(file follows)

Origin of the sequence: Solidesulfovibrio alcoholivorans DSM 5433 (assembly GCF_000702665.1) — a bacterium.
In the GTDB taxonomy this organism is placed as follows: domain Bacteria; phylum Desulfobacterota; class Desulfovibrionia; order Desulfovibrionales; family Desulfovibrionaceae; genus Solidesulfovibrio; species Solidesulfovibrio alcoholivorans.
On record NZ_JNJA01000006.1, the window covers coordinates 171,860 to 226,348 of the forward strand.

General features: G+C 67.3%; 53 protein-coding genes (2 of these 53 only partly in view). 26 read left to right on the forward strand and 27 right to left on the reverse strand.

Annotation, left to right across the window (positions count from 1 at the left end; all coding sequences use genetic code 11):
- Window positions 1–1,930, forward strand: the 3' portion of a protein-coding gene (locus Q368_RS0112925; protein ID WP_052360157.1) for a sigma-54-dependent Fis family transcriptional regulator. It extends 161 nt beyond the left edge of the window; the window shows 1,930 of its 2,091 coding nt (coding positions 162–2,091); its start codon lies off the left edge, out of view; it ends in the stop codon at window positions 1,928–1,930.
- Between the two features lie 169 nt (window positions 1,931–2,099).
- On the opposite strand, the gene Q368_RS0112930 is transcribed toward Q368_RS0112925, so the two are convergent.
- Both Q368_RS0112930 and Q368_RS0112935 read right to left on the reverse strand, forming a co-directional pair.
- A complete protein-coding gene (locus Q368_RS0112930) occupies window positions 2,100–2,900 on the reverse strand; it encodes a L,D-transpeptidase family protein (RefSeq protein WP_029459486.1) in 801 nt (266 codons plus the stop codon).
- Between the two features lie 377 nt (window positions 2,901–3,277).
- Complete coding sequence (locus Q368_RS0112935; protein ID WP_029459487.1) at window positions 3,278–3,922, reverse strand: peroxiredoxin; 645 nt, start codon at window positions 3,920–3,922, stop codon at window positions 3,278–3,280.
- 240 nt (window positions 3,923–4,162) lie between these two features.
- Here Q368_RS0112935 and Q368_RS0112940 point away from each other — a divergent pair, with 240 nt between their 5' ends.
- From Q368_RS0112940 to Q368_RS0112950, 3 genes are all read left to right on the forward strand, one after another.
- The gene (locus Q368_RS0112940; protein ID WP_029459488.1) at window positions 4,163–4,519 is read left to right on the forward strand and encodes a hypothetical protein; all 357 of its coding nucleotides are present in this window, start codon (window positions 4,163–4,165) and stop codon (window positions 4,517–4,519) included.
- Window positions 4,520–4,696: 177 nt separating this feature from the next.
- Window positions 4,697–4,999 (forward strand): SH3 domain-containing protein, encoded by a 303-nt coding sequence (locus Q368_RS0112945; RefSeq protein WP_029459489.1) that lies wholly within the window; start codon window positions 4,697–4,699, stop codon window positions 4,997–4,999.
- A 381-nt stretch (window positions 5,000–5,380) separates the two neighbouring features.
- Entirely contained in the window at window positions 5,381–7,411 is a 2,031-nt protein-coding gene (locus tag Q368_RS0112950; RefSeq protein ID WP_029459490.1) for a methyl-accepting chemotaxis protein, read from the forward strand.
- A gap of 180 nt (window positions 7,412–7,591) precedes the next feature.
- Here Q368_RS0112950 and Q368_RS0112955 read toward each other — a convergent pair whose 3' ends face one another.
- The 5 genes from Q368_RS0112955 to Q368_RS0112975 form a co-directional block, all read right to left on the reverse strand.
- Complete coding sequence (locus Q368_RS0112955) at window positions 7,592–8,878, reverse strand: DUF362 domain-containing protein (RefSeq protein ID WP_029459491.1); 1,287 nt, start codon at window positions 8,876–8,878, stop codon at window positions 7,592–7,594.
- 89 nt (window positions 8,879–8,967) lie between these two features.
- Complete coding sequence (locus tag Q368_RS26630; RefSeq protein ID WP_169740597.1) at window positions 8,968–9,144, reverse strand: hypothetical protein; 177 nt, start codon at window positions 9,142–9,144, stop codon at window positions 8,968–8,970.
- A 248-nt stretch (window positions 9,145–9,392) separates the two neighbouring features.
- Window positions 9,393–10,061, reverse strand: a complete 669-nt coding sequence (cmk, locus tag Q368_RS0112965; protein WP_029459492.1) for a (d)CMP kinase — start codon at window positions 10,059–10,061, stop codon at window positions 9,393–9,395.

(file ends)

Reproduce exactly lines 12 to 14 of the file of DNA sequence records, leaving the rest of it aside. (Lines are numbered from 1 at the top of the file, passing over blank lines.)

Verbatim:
- Complete coding sequence (locus Q368_RS0112935; protein ID WP_029459487.1) at window positions 3,278–3,922, reverse strand: peroxiredoxin; 645 nt, start codon at window positions 3,920–3,922, stop codon at window positions 3,278–3,280.
- 240 nt (window positions 3,923–4,162) lie between these two features.
- Here Q368_RS0112935 and Q368_RS0112940 point away from each other — a divergent pair, with 240 nt between their 5' ends.